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Emilio Jacinto


Emilio Jacinto

Brains of the Katipunan
December 15, 1875 - April 16, 1899

        It was his sad experiences with his Spanish classmates and sensitivity to the plight of the Filipinos as caused by the injustices of the Spaniards that led Emilio Jacinto to become a Katipunero.

        Born in Trozo, Manila on December 15, 1875, Jacinto's early education was supported by his widowed mother who worked as a midwife. Later on, his uncle enrolled him at the San Juan Letran College after which he took Law at the University of Santo Tomas.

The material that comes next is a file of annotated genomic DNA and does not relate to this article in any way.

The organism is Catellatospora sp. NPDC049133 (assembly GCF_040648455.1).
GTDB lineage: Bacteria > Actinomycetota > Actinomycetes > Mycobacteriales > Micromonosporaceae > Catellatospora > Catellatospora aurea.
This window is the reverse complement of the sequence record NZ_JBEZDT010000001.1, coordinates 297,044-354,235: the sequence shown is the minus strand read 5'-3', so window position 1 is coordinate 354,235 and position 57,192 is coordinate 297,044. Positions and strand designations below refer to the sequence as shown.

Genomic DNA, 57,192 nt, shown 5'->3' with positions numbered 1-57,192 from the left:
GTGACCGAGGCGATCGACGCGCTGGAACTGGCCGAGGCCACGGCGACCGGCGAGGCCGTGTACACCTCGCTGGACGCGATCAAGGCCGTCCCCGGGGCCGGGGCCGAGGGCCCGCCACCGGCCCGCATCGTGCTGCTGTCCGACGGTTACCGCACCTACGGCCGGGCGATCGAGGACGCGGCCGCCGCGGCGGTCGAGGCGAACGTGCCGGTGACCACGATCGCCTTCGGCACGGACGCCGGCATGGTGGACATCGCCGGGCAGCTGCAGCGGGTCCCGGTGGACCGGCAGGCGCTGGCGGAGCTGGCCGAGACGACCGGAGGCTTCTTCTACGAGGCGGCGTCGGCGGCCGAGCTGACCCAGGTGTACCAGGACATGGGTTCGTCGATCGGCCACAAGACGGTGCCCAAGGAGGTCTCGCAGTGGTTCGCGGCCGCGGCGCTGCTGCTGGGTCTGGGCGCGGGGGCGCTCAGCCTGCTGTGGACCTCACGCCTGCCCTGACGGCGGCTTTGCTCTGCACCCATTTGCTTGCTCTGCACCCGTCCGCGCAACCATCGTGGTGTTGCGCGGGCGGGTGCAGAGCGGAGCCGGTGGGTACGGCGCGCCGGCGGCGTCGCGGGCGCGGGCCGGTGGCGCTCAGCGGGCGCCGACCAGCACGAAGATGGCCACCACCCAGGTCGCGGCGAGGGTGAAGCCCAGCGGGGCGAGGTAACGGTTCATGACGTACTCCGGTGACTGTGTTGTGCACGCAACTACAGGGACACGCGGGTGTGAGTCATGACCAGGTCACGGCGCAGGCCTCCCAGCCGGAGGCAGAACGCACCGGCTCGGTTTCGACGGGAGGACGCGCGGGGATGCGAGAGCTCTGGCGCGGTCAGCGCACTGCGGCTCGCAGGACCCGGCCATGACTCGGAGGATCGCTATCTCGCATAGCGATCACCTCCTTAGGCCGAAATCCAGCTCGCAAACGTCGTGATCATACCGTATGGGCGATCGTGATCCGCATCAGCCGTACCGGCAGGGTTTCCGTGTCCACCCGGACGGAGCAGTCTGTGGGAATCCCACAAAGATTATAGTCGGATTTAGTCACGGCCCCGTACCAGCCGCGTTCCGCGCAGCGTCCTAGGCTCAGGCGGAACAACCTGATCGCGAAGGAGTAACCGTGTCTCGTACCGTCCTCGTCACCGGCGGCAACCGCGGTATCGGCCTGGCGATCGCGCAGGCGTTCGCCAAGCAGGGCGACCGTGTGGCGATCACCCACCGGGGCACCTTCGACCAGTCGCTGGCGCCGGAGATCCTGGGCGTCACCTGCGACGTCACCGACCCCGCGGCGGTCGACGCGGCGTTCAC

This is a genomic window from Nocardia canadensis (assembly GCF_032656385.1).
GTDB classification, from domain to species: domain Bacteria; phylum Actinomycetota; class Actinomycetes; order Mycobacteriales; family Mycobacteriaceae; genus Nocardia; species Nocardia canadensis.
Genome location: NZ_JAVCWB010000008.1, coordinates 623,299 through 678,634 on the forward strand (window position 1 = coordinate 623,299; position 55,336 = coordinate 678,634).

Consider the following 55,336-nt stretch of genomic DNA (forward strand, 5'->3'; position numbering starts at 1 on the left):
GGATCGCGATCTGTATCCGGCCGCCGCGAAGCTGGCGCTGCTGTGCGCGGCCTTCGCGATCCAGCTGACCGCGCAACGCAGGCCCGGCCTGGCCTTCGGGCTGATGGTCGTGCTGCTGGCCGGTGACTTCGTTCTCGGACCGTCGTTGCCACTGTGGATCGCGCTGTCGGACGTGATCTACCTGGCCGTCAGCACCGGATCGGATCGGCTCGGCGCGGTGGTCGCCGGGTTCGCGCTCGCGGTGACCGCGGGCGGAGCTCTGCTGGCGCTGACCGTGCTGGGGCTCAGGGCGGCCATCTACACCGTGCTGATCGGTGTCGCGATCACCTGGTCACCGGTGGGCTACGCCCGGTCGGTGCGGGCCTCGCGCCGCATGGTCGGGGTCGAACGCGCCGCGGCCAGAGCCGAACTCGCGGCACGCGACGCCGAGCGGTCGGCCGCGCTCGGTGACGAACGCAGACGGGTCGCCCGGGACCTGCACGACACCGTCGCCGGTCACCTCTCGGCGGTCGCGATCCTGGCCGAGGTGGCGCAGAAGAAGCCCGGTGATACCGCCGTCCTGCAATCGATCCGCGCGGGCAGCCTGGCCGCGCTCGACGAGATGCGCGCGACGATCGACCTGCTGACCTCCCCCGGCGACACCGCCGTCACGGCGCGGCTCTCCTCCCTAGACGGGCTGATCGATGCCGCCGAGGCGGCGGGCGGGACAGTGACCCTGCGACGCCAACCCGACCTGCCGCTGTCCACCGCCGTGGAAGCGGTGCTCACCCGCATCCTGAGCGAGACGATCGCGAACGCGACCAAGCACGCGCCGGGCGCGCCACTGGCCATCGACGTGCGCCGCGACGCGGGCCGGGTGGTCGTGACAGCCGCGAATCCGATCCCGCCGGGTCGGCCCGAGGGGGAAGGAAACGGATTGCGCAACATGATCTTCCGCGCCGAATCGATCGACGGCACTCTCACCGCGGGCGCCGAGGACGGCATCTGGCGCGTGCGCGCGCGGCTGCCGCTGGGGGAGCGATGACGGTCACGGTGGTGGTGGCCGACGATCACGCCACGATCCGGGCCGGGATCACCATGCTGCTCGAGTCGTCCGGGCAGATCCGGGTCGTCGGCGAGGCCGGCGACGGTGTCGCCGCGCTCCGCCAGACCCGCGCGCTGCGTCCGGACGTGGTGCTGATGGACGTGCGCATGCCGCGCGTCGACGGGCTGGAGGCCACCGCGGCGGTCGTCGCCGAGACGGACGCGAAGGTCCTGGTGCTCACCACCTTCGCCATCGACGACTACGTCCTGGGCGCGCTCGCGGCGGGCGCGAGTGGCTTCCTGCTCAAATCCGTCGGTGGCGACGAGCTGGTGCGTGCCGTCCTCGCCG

It was the need to join the Katipunan that interrupted the young man's studies as he was only 19 years old when he joined it. Even at that young age, he became one of the ablest leaders of the movement. To Bonifacio, he was an adviser, a secretary and a fiscal. A gifted writer, Jacinto was also the editor of "Ang Kalayaan," the movement's newspaper. He also wrote the "Kartilla," its primer containing the movement's rules and regulations. Also a poet, he wrote "A La Patria," which was inspired by Dr. Jose Rizal's "Mi Ultimo Adios," under the pen name of Dimas Law. He also supervised the manufacture of gunpowder. Thus, the title of "Brains of the Katipunan" was bestowed on him.

        Alas, like most heroes, his life has to be taken while serving his fellow countrymen. Jacinto, mortally wounded in one of the battles in Majayjay, Laguna died on April 16, 1899 at the age of 24.

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